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Tel Aviv, Passover Eve, 2024

Chag Sameach. Happy holiday.

What is supposed to be one of the most joyous holidays on the Hebrew calendar is anything but. Pesach (Passover), the holiday in which Jews celebrate our redemption from bondage and slavery, our freedom as individuals and as a nation, the exodus from Egypt to the Promised Land, is this year a somber occasion. Throughout Israel few are greeting each other with ‘Chag Sameach.’ Most are either qualifying the greeting by adding something along the lines of ‘to the extent possible under the circumstances’ or omitting the greeting altogether. For, on this holiday of freedom, we remember that 133 of us are still held in inhuman conditions by Hamas, the murderous terrorist organization that orchestrated the orgy of slaughter, rape, maiming, and torture on October 7, 2023.

I am back home, in Tel Aviv, to do the Seder with my parents, aunt, brother and his family. And around the Passover table we have five others joining us this year. Five Israelis that we do not know personally at all and that we know so well.

Present in their absence. Celebrating a national redemption and freedom while their own personal freedom is still far from certain.

Pictures of the Bibas family, the father Yarden, the mother Shiri, and their two sons, four-year old Ariel and baby Kfir who celebrated his first birthday as a captive, and of Eden Yerushalmi, a 24 year old young woman kidnapped from the Nova party, are on seats that are around our Passover table. Present in their absence. Celebrating a national redemption and freedom while their own personal freedom is still far from certain.

Last Passover you were free. Now you are in the house of bondage, enduring suffering and affliction far worse than suffered by the ancient Israelites in Egypt.

I imagine Ariel singing the Four Questions that, traditionally, the youngest in the family reads, sings, and asks, and which the rest of the Haggadah that we read is answering. I imagine him starting with the words that every Jew knows so well: “Why is this night different from all other nights?” And as I look into his eyes and the shock of ginger hair that he and baby Kfir have become so famous for, the answer is painfully clear. Last Passover you were free, and you celebrated the bundle of joy that is Kfir. And now? Now you are in the house of bondage, enduring suffering and affliction far worse than suffered by the ancient Israelites in Egypt. Worse yet, for the 133, or at least for those of them not murdered by Hamas either during their capture or in captivity, this night is, in fact, no different from the past 199 nights since that horrible, dark Shabbat of October 7.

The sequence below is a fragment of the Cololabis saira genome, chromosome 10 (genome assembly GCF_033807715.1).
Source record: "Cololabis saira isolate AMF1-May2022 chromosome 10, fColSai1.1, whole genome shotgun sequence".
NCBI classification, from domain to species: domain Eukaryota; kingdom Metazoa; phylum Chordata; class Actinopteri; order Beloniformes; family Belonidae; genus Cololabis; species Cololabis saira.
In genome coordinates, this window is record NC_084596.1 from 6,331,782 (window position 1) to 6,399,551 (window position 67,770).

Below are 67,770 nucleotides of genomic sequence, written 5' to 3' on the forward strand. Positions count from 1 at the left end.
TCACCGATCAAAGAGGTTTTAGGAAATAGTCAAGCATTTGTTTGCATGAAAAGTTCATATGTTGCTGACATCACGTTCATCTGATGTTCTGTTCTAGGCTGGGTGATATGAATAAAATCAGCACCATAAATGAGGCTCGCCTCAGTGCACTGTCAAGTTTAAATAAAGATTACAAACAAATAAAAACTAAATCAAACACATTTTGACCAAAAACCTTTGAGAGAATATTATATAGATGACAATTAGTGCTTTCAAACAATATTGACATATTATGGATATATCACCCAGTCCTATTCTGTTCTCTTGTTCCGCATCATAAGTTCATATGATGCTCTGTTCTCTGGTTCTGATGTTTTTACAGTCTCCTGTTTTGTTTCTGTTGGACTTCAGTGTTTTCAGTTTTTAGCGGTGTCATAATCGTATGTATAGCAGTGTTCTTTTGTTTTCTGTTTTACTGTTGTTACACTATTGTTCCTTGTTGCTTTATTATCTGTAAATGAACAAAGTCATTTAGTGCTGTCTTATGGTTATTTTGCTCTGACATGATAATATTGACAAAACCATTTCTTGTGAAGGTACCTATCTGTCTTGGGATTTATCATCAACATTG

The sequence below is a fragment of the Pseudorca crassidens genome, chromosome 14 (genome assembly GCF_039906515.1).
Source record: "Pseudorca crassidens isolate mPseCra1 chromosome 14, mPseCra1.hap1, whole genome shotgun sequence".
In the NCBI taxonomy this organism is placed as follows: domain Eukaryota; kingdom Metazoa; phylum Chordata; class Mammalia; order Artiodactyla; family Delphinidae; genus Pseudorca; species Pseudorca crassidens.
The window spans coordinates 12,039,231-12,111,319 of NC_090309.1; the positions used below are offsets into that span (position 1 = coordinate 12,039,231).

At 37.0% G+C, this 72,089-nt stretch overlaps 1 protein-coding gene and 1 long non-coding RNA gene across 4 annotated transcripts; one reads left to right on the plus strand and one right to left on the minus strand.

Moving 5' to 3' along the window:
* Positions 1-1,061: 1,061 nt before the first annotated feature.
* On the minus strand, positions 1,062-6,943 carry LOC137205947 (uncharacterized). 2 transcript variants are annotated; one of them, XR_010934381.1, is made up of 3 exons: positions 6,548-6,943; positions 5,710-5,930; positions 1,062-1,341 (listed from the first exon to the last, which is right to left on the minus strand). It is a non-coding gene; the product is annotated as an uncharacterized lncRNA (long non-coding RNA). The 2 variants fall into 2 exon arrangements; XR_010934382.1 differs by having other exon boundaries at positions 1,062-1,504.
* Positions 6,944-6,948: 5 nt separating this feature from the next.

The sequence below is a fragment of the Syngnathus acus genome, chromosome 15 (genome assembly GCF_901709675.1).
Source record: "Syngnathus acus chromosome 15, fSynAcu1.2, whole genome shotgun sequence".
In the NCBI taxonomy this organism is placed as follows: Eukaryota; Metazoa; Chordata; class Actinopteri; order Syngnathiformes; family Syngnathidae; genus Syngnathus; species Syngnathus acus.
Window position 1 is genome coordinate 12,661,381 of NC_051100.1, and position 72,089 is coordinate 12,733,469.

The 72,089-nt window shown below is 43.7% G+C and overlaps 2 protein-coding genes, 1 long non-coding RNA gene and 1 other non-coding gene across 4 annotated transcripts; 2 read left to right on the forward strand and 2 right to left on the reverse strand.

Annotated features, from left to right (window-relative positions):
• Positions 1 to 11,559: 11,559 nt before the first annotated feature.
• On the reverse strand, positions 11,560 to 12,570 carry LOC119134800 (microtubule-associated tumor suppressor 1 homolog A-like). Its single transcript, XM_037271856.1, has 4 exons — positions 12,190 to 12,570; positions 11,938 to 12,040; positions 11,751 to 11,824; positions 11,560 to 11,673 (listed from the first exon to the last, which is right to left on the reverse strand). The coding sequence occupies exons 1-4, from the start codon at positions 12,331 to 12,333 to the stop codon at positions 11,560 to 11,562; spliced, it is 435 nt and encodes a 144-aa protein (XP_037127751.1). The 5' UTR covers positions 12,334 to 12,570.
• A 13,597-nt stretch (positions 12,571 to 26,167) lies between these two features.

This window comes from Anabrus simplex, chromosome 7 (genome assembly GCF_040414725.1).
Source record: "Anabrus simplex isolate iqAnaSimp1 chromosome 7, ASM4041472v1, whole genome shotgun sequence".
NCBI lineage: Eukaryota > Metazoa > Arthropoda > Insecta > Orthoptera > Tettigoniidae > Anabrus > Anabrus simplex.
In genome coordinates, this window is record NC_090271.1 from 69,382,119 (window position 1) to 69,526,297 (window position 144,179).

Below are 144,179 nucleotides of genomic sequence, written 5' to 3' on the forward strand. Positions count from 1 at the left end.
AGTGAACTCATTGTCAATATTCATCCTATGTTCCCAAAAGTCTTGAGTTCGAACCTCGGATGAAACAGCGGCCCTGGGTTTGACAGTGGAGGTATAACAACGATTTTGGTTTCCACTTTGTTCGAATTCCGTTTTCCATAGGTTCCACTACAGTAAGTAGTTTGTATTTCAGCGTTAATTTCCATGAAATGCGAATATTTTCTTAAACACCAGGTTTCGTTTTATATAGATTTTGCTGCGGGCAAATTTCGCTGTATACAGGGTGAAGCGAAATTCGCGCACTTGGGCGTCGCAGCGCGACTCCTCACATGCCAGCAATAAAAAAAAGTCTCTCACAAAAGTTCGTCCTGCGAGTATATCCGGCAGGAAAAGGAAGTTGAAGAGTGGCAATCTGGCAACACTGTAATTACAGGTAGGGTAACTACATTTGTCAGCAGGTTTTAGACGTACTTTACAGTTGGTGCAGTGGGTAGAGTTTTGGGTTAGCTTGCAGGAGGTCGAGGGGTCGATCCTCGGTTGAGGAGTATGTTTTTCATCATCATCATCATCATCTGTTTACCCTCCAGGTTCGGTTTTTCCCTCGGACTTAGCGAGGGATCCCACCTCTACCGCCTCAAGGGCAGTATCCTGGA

This night is, in fact, no different from the past 199 nights since that horrible, dark Shabbat of October 7.

Passover is about redemption, about freedom, about the transformation from slaves to a free people, about triumph in the face of evil and hatred. This Passover night we are reminded, not in some abstract way, but in a very real and painful manner, that “in every generation they tried to kill us.” We prevailed in the past and are still here. We shall overcome this latest challenge too. Yet, once again, the price will be high. It is high already.

It is often quipped that Israel has two Memorial Days coming in close proximity in the Spring: Yom HaZikaron (Memorial Day for Fallen Soldiers and Victims of Terror) to remind us the cost of having a Jewish state, and Yom HaShoah (Holocaust Remembrance Day) to remind us the cost of not. Now we have two days coming in rapid succession in the Fall as well: Oct. 6, the day in which the surprise attack of the Yom Kippur War was launched against Israel, and Oct. 7, the day in which Hamas launched its surprise terrorist attack.

The bereaved families for whom the Seder table will never be full again. The families awaiting the return of their kidnapped members, not knowing if they are still alive and what is their physical and mental condition. The families of soldiers and members of the security services who risk their lives so that others can gather around the table in peace. Israelis in general who as individuals and as a nation suffer the on-going trauma of October 7. We are all aware of the price of freedom. For us this is not a happy holiday. It cannot be until the return of the 133, the removal of existential threats at our southern and northern borders, the return to their homes of the tens of thousands of Israelis who had to leave their houses on both ends of this tiny country, and the reinstitution of a sense of safety and security against threats near and far.

We look at the smiling faces of Yarden, Shiri, Ariel, Kfir, and Eden. Our voices break but at the same times are strong as we sing the final prayer of the night “Next Year in Jerusalem.” Amen. See you soon.

About the Author
Professor Oren Gross is the Associate Dean for Academic Affairs and Irving Younger Professor of Law at the University of Minnesota Law School and a Senior Research Affiliate at the Max Planck Institute for Comparative Public Law and International Law in Heidelberg, Germany. He is an internationally recognized expert in the areas of international law and national security law.